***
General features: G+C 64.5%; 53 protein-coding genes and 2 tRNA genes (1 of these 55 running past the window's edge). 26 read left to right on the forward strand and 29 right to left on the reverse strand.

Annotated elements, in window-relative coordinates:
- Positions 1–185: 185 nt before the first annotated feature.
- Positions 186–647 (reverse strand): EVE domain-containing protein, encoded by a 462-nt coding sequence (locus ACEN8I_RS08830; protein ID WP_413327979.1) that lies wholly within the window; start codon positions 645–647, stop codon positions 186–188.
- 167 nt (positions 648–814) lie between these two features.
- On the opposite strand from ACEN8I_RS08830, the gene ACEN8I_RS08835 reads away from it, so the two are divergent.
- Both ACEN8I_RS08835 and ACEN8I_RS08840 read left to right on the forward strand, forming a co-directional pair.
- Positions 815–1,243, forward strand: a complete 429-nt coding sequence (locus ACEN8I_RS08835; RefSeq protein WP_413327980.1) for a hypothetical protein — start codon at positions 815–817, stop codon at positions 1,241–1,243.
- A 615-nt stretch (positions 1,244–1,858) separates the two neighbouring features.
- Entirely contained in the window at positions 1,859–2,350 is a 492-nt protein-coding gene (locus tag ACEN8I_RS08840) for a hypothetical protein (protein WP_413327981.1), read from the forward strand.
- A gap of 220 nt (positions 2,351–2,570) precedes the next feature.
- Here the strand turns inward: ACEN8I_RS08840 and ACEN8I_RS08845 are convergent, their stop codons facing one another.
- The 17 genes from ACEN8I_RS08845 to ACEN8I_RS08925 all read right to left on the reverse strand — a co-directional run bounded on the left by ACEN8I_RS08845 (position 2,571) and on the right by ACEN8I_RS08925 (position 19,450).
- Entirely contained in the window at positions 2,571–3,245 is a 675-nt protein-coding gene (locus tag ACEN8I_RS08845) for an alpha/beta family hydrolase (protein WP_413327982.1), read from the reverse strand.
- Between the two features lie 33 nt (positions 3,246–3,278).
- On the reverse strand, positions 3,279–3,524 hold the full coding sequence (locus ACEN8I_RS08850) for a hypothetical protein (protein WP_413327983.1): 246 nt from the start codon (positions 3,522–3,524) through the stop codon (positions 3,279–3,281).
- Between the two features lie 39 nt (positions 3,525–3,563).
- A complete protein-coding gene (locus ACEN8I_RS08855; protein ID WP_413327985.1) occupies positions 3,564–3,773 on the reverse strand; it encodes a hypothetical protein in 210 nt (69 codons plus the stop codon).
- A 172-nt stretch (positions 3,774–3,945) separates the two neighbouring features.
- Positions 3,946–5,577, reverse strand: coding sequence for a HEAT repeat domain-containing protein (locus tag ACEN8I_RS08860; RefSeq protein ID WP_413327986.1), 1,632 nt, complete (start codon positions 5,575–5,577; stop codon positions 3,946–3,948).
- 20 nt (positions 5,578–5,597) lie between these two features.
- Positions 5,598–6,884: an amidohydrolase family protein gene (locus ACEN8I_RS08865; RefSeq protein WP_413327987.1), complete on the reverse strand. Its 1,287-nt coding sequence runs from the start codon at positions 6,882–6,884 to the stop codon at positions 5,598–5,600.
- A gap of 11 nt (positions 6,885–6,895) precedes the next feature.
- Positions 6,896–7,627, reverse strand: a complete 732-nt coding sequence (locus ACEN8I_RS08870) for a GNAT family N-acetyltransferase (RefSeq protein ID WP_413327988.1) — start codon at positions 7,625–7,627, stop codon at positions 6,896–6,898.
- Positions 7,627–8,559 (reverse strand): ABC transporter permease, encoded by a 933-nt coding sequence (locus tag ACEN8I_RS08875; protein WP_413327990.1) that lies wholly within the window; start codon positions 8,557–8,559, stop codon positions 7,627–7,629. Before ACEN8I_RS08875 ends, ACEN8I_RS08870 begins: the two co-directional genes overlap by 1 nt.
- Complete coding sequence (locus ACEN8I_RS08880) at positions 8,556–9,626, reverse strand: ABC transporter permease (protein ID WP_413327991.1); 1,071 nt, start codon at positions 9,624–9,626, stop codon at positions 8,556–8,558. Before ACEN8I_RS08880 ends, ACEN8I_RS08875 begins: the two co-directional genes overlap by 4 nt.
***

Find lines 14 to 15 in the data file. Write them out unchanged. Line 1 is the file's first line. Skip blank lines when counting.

- Entirely contained in the window at positions 2,571–3,245 is a 675-nt protein-coding gene (locus tag ACEN8I_RS08845) for an alpha/beta family hydrolase (protein WP_413327982.1), read from the reverse strand.
- Between the two features lie 33 nt (positions 3,246–3,278).